The Nutmeg Public Schools have had problem after problem with its payroll software for a few years now. The latest glitch caused a delay of two days in sending out paychecks, which resulted in a visit to Mr. Superintendent from the State Department of Labor and a threat of stiff fines and possible imprisonment for violating the wage payment statutes.
Mr. Superintendent has no interest in spending time in jail, and given the tight budget this year, he knew that payment of fines would be a big problem as well. So he decided to solve the problem once and for all by buying new payroll software. With the assistance of the school district Business Manager, whose frustration with the current system was even greater, Mr. Superintendent obtained new software at what he was assured was a great price.
Mr. Superintendent was surprised, therefore, at the angry response he got when he informed the Board by email of his purchase. Veteran Board member Bob Bombast was first out of the gate with a “reply all” email criticizing Mr. Superintendent’s “rogue” actions. Board member Mal Content responded to Bob’s attack on Mr. Superintendent in a more moderate tone, but his message was similar – Mr. Superintendent should have come to the Board for approval before making the purchase. As the emails flew back and forth, Mrs. Chairperson decided to call a special meeting to discuss these matters.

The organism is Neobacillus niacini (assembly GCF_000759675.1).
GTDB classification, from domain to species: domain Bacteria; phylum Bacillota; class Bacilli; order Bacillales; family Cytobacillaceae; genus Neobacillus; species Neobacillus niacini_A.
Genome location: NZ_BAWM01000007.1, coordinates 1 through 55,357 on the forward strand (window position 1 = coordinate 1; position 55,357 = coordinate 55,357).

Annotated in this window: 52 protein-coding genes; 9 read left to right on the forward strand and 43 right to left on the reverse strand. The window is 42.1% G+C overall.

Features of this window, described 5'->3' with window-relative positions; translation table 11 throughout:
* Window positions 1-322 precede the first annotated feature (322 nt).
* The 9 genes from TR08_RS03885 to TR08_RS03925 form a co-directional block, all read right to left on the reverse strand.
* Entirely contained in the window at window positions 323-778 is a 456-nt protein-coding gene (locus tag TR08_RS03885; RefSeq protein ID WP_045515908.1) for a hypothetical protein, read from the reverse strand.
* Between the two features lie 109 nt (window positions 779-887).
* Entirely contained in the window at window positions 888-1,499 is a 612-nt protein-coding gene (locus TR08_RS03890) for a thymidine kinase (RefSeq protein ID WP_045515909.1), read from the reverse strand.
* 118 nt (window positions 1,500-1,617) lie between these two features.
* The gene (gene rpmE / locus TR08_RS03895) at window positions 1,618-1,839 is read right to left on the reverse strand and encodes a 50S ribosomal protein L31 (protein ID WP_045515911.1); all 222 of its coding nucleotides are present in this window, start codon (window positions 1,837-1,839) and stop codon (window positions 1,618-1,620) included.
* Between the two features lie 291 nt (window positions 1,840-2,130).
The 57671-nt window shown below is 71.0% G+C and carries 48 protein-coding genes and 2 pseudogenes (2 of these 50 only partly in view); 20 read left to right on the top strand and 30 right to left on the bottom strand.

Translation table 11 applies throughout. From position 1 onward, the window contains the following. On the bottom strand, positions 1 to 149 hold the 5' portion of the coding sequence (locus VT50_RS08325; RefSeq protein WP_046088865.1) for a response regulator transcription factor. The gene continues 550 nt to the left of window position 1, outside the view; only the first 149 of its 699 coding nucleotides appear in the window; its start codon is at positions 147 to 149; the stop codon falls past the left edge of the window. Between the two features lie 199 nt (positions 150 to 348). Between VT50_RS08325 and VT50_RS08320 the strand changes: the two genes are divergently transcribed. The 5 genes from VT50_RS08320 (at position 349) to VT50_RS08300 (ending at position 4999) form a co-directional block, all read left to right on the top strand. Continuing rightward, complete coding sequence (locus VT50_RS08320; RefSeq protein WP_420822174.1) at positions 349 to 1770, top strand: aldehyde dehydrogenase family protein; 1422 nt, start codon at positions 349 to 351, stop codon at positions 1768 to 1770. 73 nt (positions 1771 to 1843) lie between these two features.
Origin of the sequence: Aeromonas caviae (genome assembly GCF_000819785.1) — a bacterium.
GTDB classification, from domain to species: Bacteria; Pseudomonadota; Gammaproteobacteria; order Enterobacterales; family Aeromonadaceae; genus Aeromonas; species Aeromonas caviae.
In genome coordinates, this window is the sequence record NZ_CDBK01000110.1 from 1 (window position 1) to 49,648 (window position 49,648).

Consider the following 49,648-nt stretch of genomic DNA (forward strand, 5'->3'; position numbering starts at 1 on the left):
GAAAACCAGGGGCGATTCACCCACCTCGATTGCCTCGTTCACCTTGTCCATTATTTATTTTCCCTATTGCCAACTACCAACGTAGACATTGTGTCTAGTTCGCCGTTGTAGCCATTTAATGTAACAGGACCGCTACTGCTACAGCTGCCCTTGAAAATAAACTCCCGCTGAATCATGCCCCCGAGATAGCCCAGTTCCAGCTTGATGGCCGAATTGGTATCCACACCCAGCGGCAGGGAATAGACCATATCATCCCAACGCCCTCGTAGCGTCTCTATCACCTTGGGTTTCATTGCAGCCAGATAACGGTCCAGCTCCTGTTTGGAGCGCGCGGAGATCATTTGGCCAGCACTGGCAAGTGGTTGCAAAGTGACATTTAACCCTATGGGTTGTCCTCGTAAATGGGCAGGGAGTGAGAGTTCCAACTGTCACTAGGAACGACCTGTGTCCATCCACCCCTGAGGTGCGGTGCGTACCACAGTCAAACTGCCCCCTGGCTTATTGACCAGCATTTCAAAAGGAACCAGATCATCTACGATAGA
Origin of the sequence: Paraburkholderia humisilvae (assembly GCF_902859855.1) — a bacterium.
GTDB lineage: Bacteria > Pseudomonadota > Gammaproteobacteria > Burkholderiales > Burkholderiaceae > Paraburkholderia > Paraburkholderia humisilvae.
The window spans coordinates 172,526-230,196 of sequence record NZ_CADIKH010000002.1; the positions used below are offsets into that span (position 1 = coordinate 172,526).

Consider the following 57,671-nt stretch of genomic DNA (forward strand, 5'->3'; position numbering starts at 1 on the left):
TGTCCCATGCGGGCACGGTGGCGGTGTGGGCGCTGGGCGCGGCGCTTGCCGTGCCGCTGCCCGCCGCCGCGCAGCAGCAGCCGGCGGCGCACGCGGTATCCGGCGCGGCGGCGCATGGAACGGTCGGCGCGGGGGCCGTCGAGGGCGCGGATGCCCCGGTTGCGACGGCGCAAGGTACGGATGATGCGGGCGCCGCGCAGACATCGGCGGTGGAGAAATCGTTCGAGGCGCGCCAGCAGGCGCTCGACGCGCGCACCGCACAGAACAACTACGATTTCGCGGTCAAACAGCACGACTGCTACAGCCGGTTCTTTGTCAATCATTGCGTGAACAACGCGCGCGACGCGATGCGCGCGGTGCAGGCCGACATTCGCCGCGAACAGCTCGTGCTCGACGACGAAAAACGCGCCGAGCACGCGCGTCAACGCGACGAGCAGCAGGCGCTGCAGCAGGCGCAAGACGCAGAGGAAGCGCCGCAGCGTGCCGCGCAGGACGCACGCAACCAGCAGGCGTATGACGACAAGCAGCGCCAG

At the special meeting last night, Bob and Mal reiterated their criticism of Mr. Superintendent’s actions, asking where he got the money for the purchase. Mr. Superintendent started by explaining what a good deal he got, and then he explained that he was able to find the funds for the software by deferring some other purchases and moving things around in the budget.
Mr. Superintendent’s explanation did nothing to mollify Bob Bombast. Bob noted the important oversight responsibility that the Board members have, and he told Mr. Superintendent that he should not make any purchases on behalf of the Nutmeg Board of Education without express Board approval. Then, in high dudgeon, Bob asked, “Well, did you at least go out to bid? This is a lot of money to spend without doing your due diligence!”